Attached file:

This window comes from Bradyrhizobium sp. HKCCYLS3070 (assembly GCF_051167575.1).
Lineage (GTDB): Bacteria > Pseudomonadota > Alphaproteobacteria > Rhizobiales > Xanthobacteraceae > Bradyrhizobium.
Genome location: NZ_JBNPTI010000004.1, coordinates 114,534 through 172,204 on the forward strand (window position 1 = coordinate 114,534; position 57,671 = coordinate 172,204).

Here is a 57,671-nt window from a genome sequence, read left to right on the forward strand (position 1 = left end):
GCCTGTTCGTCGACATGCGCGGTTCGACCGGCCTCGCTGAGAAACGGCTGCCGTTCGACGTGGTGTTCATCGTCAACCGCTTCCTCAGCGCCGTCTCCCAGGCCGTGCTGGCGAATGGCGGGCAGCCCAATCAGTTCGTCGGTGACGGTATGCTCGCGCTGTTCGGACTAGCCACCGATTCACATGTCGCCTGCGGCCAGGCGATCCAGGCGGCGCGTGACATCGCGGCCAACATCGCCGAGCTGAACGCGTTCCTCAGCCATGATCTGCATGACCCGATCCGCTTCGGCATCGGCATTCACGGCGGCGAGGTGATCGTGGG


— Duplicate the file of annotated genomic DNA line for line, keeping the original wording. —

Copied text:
This window comes from Bradyrhizobium sp. HKCCYLS3070 (assembly GCF_051167575.1).
Lineage (GTDB): Bacteria > Pseudomonadota > Alphaproteobacteria > Rhizobiales > Xanthobacteraceae > Bradyrhizobium.
Genome location: NZ_JBNPTI010000004.1, coordinates 114,534 through 172,204 on the forward strand (window position 1 = coordinate 114,534; position 57,671 = coordinate 172,204).

Here is a 57,671-nt window from a genome sequence, read left to right on the forward strand (position 1 = left end):
GCCTGTTCGTCGACATGCGCGGTTCGACCGGCCTCGCTGAGAAACGGCTGCCGTTCGACGTGGTGTTCATCGTCAACCGCTTCCTCAGCGCCGTCTCCCAGGCCGTGCTGGCGAATGGCGGGCAGCCCAATCAGTTCGTCGGTGACGGTATGCTCGCGCTGTTCGGACTAGCCACCGATTCACATGTCGCCTGCGGCCAGGCGATCCAGGCGGCGCGTGACATCGCGGCCAACATCGCCGAGCTGAACGCGTTCCTCAGCCATGATCTGCATGACCCGATCCGCTTCGGCATCGGCATTCACGGCGGCGAGGTGATCGTGGG